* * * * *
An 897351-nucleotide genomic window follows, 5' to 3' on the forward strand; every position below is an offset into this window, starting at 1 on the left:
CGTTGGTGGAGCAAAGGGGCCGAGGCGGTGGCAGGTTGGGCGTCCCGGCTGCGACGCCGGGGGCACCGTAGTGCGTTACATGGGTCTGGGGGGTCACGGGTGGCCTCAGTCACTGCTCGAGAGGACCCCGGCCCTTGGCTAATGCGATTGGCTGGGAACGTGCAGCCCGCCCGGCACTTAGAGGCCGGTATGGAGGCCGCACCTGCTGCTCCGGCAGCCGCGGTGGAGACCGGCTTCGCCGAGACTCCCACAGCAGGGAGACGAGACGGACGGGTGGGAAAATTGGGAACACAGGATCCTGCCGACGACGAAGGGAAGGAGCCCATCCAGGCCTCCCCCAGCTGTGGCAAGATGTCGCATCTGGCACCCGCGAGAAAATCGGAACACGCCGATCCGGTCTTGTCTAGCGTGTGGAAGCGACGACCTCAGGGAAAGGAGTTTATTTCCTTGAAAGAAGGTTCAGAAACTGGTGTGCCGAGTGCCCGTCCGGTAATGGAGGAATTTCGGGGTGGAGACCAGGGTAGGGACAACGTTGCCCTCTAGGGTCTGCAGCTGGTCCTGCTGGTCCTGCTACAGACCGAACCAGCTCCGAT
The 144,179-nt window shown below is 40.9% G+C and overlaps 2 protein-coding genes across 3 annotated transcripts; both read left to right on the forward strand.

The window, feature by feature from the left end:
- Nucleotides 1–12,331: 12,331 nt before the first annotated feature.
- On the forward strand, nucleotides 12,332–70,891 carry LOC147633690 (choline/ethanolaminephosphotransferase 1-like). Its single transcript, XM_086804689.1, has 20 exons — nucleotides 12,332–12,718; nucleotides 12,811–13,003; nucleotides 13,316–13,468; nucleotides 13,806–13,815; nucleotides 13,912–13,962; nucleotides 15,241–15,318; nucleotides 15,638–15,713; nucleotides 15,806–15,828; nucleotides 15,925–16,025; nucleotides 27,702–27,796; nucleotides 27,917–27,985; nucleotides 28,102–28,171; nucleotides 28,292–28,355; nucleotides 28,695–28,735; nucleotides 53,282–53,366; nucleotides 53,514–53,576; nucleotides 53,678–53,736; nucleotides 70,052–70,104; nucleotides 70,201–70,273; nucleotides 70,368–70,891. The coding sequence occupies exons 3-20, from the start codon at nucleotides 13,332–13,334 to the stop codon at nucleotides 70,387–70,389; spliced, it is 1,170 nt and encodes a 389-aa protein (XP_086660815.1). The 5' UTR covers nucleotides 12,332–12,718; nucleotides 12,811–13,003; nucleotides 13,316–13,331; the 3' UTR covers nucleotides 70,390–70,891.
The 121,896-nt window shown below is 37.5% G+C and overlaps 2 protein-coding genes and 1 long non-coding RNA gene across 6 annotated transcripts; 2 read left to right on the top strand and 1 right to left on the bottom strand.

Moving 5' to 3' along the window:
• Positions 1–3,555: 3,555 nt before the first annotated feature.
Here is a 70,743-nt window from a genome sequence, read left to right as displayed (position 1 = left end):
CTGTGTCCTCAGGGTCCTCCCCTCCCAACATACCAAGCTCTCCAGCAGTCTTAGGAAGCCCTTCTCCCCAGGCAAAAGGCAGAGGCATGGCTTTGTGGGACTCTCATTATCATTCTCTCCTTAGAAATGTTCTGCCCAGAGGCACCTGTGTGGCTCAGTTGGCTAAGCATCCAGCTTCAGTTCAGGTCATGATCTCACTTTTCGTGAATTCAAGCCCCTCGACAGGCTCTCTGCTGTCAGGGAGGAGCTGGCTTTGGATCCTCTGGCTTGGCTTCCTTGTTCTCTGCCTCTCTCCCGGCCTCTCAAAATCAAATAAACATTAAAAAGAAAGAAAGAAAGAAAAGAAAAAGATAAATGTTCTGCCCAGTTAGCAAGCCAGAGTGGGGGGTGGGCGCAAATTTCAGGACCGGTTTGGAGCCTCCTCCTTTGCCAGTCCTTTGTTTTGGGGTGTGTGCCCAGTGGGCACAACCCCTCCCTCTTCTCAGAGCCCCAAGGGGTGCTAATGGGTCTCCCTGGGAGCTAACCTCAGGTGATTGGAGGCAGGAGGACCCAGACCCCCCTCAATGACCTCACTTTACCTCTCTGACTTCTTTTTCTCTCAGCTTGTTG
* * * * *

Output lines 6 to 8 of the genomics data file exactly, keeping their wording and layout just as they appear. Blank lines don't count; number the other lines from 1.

- On the forward strand, nucleotides 12,332–70,891 carry LOC147633690 (choline/ethanolaminephosphotransferase 1-like). Its single transcript, XM_086804689.1, has 20 exons — nucleotides 12,332–12,718; nucleotides 12,811–13,003; nucleotides 13,316–13,468; nucleotides 13,806–13,815; nucleotides 13,912–13,962; nucleotides 15,241–15,318; nucleotides 15,638–15,713; nucleotides 15,806–15,828; nucleotides 15,925–16,025; nucleotides 27,702–27,796; nucleotides 27,917–27,985; nucleotides 28,102–28,171; nucleotides 28,292–28,355; nucleotides 28,695–28,735; nucleotides 53,282–53,366; nucleotides 53,514–53,576; nucleotides 53,678–53,736; nucleotides 70,052–70,104; nucleotides 70,201–70,273; nucleotides 70,368–70,891. The coding sequence occupies exons 3-20, from the start codon at nucleotides 13,332–13,334 to the stop codon at nucleotides 70,387–70,389; spliced, it is 1,170 nt and encodes a 389-aa protein (XP_086660815.1). The 5' UTR covers nucleotides 12,332–12,718; nucleotides 12,811–13,003; nucleotides 13,316–13,331; the 3' UTR covers nucleotides 70,390–70,891.
The 121,896-nt window shown below is 37.5% G+C and overlaps 2 protein-coding genes and 1 long non-coding RNA gene across 6 annotated transcripts; 2 read left to right on the top strand and 1 right to left on the bottom strand.

Moving 5' to 3' along the window: